The disagreement between Ukraine’s President and Prime Minister hinders Kiev’s ability to negotiate disputed points in energy cooperation, says Russian Prime Minister Vladimir Putin.
Putin was speaking after a meeting with Ukrainian counterpart Yulia Timoshenko in the Kazakh capital Astana, where both take part in a summit of heads of governments of the members of the Commonwealth of Independent States.
The two officials were discussing settlement of the problem of Ukraine’s underground gas reservoirs, which are to be filled with natural gas bought from Russia. Moscow is concerned that Ukraine may not be able to cover the bill in full, as it has already started to decrease gas imports.
But delaying pumping it into the reservoirs is risky, because it may end in having no reserves when they are needed, namely when gas consumption rises in the winter. This may even affect Ukraine’s transit services and hurt delivery of Russian gas to Europe.
Russia’s suggested solution is to pay fees due to Ukraine for the transit of gas to Europe over the next 5 years, Putin announced. The money will be used for buying Russian gas for Ukraine itself. The estimated cost of the gas needed is $4.7 to $4.8 billion.
“It’s a great risk for Russia. I refer to the upcoming presidential election in Ukraine and everything dealing with the modernization of the gas pipeline system,” Putin pointed out.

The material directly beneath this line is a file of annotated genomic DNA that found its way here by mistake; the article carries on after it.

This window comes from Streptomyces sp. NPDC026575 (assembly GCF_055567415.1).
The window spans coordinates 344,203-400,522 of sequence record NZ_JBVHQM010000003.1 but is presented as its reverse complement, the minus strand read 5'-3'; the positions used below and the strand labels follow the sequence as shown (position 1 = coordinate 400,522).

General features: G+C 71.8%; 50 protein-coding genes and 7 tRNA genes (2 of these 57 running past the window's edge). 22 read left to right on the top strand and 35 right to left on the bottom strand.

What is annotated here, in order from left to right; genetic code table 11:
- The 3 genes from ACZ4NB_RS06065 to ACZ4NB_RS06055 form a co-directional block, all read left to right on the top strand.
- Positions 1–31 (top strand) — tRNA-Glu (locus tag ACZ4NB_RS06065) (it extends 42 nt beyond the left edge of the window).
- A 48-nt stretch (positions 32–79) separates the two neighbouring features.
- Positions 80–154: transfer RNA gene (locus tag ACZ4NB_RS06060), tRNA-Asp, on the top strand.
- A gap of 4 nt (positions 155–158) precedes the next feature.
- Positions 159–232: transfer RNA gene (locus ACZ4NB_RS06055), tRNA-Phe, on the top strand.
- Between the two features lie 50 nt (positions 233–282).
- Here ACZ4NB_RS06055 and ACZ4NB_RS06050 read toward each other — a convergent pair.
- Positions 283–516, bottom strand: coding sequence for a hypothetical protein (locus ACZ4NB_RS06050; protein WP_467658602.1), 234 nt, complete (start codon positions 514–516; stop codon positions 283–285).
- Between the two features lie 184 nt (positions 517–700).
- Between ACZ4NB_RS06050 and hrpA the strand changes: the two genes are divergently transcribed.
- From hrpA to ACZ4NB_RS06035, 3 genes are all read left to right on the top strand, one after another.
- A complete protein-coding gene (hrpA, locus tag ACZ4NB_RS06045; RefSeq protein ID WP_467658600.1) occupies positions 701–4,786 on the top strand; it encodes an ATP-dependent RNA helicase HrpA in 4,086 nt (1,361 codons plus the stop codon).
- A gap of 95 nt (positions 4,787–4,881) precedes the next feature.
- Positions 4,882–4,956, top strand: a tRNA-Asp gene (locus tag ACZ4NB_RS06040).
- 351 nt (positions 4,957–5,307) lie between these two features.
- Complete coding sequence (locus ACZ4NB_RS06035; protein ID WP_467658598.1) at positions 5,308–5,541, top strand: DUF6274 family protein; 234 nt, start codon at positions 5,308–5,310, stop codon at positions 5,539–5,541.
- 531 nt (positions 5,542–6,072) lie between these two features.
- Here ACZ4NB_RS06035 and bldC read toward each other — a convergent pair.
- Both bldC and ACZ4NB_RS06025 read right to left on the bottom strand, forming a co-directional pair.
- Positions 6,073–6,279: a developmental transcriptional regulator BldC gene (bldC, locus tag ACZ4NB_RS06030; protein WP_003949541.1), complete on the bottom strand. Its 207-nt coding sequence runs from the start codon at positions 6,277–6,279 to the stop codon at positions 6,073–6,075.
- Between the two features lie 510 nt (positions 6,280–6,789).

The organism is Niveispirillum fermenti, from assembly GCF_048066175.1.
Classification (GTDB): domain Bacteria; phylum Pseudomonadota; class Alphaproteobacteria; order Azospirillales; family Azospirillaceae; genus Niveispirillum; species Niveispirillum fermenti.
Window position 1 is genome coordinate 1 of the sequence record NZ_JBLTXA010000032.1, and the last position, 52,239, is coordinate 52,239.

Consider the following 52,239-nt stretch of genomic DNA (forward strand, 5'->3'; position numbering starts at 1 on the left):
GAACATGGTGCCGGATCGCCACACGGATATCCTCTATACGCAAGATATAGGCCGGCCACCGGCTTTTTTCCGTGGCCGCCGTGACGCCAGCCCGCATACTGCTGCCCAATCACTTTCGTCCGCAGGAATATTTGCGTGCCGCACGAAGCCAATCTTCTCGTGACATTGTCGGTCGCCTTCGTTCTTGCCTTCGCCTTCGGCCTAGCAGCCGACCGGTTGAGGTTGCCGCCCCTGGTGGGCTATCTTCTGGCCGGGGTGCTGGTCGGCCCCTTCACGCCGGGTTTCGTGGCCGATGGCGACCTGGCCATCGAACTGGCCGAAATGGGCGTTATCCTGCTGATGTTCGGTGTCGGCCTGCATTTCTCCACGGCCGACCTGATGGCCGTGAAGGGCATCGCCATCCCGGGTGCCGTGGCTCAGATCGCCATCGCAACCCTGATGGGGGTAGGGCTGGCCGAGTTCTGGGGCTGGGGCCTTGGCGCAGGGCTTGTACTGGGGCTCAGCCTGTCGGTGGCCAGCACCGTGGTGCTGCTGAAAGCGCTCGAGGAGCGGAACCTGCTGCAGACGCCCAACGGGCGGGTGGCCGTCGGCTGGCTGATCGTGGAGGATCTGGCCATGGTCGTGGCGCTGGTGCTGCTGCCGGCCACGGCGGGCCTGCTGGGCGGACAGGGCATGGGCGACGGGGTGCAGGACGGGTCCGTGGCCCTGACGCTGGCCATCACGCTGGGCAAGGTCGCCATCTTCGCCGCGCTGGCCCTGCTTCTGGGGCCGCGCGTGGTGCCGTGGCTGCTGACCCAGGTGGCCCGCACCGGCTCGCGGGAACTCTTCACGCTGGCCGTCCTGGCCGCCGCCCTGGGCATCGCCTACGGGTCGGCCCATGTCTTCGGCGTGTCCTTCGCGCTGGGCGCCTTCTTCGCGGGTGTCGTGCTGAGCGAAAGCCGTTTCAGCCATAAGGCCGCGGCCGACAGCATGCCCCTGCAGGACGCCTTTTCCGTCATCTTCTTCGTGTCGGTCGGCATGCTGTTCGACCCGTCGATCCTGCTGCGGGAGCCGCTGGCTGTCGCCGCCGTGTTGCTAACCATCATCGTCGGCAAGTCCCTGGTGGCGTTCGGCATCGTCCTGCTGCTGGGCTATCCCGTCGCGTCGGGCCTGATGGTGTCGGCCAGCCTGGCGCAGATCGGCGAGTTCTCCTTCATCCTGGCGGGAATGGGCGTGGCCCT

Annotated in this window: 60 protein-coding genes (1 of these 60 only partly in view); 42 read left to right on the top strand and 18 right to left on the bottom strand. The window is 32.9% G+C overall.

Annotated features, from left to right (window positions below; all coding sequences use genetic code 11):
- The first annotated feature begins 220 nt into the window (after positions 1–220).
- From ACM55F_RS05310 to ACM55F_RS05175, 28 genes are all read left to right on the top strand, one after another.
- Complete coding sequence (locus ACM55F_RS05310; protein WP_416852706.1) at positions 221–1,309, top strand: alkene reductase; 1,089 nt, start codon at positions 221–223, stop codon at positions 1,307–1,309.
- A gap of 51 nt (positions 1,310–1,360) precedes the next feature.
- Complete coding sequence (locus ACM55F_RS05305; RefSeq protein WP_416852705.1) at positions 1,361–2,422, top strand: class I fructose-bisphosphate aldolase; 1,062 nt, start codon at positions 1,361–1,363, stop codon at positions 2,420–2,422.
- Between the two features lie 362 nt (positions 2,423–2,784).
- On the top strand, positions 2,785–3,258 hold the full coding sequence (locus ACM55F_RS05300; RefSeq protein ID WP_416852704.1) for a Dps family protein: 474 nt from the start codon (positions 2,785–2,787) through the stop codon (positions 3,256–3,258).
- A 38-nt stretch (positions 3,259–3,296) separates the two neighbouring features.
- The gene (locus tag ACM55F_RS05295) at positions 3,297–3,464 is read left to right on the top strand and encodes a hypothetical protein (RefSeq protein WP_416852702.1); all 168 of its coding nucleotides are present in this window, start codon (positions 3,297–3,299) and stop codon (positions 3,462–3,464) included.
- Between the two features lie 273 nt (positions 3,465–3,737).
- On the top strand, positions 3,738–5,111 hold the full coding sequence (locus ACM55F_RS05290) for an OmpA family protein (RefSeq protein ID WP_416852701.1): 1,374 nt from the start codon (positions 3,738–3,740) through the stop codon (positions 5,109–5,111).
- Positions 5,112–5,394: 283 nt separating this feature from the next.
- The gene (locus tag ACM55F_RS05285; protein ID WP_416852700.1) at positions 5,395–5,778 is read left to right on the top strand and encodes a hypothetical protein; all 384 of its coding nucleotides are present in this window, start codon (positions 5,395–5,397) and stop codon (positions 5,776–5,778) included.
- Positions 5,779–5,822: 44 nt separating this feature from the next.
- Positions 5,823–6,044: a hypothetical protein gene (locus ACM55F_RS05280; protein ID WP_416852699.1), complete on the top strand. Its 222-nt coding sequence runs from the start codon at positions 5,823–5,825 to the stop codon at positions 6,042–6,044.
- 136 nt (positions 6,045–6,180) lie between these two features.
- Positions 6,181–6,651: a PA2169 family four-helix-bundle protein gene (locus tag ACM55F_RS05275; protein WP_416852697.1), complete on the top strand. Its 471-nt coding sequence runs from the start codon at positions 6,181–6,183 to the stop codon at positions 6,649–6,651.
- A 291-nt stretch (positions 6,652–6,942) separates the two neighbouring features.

The scheme itself is not news, since Timoshenko announced it after her visit to Moscow in April. However, before Russia did not specify how much of the transit fee it is willing to pay Ukraine in advance.
One strong opponent of the proposal is Ukraine’s President Victor Yushchenko, who believes Russia is trying to use the situation to have a hand in the assets of the Ukrainian gas monopoly Naftogaz, namely the gas pipelines.
Commenting on his position, the Russian prime minister said: “We doubt that we can talk things over in this environment. We need a common position from Ukraine’s leadership. And even that does not mean we’ll be able to resolve all issues.”
Putin said Russia can take part of the burden of helping Ukraine out, but only part of it, and called on the European Union to act too.
“It’s still our common problem, because ensuring a normal supply of gas for Ukrainian domestic consumers is an important condition for ensuring gas supply to European consumers,” he pointed out, recalling the experience of the gas row in January 2009.
The row started with Ukraine’s failure to pay for Russian gas, and resulted in the interruption of deliveries to European gas consumers for two weeks. Earlier, in January 2006 in a similar dispute, gas supplies were cut for four days.
Putin’s words mirror a similar statement of President Medvedev, who told European leaders on Friday at the Russia-EU summit in Khabarovsk, that he doubted Ukraine’s ability to pay its gas debt.
“Partners in such situations help their partners, and we are prepared to help Ukraine, but we would like to see the European Union, the countries interested in the stability and security of energy cooperation, to take part in the effort too.”
Earlier on Thursday, news came from Russia’s Finance Ministry that Deputy Minister Dmitry Pankin said Russia was inclined to refuse a $5 billion credit, which Ukraine asked for in February 2009. He said however, that the decision was not final yet.